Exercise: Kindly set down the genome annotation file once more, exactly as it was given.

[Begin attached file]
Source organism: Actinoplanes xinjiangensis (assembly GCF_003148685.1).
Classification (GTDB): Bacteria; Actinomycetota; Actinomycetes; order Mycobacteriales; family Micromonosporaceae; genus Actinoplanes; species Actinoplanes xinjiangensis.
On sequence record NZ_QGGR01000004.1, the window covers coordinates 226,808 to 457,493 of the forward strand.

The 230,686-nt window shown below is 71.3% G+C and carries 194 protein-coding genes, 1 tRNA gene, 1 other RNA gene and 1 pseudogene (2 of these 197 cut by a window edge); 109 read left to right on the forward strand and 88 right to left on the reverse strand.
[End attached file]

Source organism: Actinoplanes xinjiangensis (assembly GCF_003148685.1).
Classification (GTDB): Bacteria; Actinomycetota; Actinomycetes; order Mycobacteriales; family Micromonosporaceae; genus Actinoplanes; species Actinoplanes xinjiangensis.
On sequence record NZ_QGGR01000004.1, the window covers coordinates 226,808 to 457,493 of the forward strand.

The 230,686-nt window shown below is 71.3% G+C and carries 194 protein-coding genes, 1 tRNA gene, 1 other RNA gene and 1 pseudogene (2 of these 197 cut by a window edge); 109 read left to right on the forward strand and 88 right to left on the reverse strand.